5 become affordable enough to support even large-scale, highly-decentralized businesses. Not only can a cloud provider get you up and running faster than porting over your current VoIP system, but they will also make your job easier by taking away the worry of managing uptime across multiple locations. The second reason for leaving it behind in this scenario is strategic. Chances are your VoIP system is used just for telephony, and this may well be all you had in mind for this move. With a cloud-based VoIP solution, you can easily add other capabilities that take you into the realm of Unified Communications. The more decentralized your business becomes, the greater the need for integrated applications that facilitate real-time collaboration, such as video, presence, file sharing, conferencing, etc. You don t have to move to UC right away, but the cutover now to hosted is an ideal time to lay the foundation to properly support a growing, multi-site operation. Consideration #3 your phone system Aside from these external factors, you must take stock of your VoIP system as well as the network that supports it. For the system in use today, you need to assess its value not just for current needs but also how well it s serving you compared to what came before. This may be your first VoIP system, in which case the benchmark is legacy service. For others, this could be your second or even third VoIP system, and that actually brings up an entirely different set of comparative issues. There are many reasons for moving from one VoIP system to another, and with a move coming up, this might be a good time to rethink that pattern. Looking ahead, you must also consider how well your VoIP system is equipped to handle the future, both in terms of supporting a new environment as well as evolving communications needs once the move is complete. Finally, the state of your network needs to be considered. If it s at capacity now and the business is in growth mode, you ve got to be sure VoIP can be properly supported once the move occurs, whatever form your VoIP service takes. The simple answer is how well your VoIP system is working. While IP phone systems are not built to last like legacy, they should serve SMBs nicely for 3-5 years and perhaps longer. If it s still early days and the phone system can support your expected needs, on this basis you should take it. This holds even if your network is at limit, since that can be upgraded as part of the move. ziffdavis.com 5 of 9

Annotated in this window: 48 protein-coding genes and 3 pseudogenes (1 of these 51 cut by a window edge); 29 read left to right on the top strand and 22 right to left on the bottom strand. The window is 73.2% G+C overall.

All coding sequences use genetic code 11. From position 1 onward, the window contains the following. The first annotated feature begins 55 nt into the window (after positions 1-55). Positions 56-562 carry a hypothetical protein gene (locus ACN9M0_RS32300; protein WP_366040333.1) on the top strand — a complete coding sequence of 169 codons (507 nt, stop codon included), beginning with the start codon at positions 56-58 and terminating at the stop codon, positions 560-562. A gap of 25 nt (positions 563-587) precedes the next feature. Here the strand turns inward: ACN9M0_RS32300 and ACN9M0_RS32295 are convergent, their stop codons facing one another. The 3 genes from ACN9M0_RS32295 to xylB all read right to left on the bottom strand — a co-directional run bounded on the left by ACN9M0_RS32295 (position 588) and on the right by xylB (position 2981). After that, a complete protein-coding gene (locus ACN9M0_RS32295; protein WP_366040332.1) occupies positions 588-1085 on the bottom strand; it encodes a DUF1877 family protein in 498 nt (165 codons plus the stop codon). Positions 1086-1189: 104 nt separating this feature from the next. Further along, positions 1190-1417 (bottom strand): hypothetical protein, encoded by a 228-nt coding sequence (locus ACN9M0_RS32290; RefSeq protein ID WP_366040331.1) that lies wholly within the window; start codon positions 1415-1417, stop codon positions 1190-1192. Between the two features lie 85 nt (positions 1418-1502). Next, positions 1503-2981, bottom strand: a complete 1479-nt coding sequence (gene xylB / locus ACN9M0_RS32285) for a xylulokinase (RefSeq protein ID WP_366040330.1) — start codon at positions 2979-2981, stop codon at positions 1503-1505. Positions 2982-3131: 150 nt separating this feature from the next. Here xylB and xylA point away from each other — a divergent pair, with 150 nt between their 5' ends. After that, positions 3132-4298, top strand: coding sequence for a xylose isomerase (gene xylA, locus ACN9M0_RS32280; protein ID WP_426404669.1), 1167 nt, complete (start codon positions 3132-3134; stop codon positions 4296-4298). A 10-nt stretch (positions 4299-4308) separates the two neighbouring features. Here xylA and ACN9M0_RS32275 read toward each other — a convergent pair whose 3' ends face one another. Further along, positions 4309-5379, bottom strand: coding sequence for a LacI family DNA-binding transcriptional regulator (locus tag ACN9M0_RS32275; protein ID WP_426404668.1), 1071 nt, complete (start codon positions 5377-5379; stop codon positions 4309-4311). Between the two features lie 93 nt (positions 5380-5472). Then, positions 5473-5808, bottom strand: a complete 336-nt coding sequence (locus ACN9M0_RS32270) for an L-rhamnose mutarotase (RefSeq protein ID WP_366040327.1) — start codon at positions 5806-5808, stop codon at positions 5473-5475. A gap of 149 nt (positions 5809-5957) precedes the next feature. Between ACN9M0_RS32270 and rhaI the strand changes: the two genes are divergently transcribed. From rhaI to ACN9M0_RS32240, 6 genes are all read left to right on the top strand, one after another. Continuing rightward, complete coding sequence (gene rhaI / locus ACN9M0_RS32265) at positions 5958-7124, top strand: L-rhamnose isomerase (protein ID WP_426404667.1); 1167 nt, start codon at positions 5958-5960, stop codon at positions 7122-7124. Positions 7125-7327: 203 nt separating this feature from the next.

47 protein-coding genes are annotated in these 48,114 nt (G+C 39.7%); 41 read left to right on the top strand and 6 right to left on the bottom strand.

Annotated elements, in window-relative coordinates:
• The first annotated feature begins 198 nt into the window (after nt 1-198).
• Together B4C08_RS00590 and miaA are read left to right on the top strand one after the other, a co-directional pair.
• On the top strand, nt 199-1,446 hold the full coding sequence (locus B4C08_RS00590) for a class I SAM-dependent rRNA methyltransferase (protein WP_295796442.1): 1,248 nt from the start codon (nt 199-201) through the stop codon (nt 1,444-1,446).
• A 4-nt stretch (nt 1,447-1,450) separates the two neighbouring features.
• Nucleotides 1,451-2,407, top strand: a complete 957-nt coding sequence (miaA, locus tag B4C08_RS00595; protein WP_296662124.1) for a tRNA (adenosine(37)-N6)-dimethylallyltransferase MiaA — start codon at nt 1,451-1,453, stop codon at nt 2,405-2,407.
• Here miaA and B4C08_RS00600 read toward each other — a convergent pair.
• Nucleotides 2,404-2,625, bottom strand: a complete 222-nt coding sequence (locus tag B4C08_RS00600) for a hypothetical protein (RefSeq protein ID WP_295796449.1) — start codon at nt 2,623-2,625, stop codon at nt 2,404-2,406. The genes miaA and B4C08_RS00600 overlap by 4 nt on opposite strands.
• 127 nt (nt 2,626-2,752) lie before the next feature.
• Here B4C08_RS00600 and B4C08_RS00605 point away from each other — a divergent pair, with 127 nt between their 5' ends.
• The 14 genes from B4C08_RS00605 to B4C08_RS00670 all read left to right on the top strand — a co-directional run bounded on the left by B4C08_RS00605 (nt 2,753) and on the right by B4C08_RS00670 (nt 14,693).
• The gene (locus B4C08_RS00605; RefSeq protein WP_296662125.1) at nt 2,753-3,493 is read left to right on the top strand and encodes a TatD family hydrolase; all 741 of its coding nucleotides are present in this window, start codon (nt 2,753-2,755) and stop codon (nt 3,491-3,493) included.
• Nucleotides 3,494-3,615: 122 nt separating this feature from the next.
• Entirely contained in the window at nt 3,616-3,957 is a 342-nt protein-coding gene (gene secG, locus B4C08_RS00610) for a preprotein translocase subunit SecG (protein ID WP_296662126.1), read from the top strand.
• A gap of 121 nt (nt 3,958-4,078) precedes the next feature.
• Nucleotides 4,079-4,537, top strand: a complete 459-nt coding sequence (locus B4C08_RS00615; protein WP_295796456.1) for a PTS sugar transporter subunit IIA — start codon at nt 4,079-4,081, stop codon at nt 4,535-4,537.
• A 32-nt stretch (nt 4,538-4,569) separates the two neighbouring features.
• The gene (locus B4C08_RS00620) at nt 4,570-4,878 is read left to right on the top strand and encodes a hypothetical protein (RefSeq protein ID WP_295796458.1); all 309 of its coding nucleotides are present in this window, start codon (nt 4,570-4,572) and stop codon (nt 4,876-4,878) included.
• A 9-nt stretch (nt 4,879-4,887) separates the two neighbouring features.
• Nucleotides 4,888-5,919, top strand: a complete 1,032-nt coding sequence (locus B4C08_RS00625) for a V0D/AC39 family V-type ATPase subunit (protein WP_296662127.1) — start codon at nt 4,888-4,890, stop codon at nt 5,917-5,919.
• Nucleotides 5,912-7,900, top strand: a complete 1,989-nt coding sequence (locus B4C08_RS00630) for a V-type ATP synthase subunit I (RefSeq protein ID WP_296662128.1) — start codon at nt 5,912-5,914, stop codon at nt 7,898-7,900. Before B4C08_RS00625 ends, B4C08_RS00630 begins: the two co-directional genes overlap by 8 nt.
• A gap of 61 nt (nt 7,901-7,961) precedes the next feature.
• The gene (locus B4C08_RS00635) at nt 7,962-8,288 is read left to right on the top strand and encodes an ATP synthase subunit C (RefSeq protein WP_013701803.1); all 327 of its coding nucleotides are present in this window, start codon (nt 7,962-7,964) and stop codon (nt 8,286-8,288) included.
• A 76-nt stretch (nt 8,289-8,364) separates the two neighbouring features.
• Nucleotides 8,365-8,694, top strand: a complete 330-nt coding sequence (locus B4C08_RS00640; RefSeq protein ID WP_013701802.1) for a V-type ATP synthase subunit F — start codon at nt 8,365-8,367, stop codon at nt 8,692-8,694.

6 As IP communications evolve, you need to keep in mind that VoIP s value comes more from the applications the software, features, add-ons, etc. than the physical phones. This is very different from the legacy world where the phone system was a capitalized asset, designed to last at least 10 years, and usually much longer. In this regard, if the phones are working well, you should take them with you. The underlying service is network-based and will perform the same wherever you are. Compared to legacy, IP phones are not that costly, so once your phones have run their course after the move, upgrading to newer endpoints should not be a major issue. Many of the above scenarios can be flipped in favor of leaving the phones behind, and this really depends on your finances as well as desire to stay cutting edge. If that desire is strong, a move will almost always trigger a hardware refresh, especially for services like VoIP which are constantly changing. Since IP phones are not capitalized, there s no need to stick with them until fully amortized, and the price curve is downward, so the financial risk is minimal. Another scenario would be driven by a major network upgrade that comes with the move. In that case, the business will be able to support richer communications, and if deemed appropriate this would trigger a move to UC or a more enhanced VoIP service. This typically means adding video and browser access to the desk phone, which older IP phones cannot support. Multimedia IP phones come in a wide variety of price points, so going this route may not be as costly as you might think, and could well be a key factor for justifying the network upgrade as part of the move. Consideration #4 changing communications needs This factor is more strategic and will likely be tied to your reasons for moving. If the company is downsizing, your communications needs are not likely changing much, and if anything probably getting simpler. In this scenario, you re either in cost-cutting mode or just trying to conserve what you have with reduced overhead. Either way, you will invariably be looking to keep your phones and only make changes where absolutely necessary. The economy may still be weak, but is heading in the right direction, so let s focus instead on more positive situations where you re moving to support growth. When businesses are finally back in growth mode, this is an ideal time to invest in both staff and technology. The two go hand in hand, and when these businesses move, the former is the driver. Not only do you need more space for added headcount, but you re probably ready for an upgraded environment to make your growing base of employees more productive. Not only do employees need to be more productive among themselves, but also in their dealings with customers. To nurture this growth and protect new business, communications technologies have a key role to play. Given how rapidly the communications landscape is ziffdavis.com 6 of 9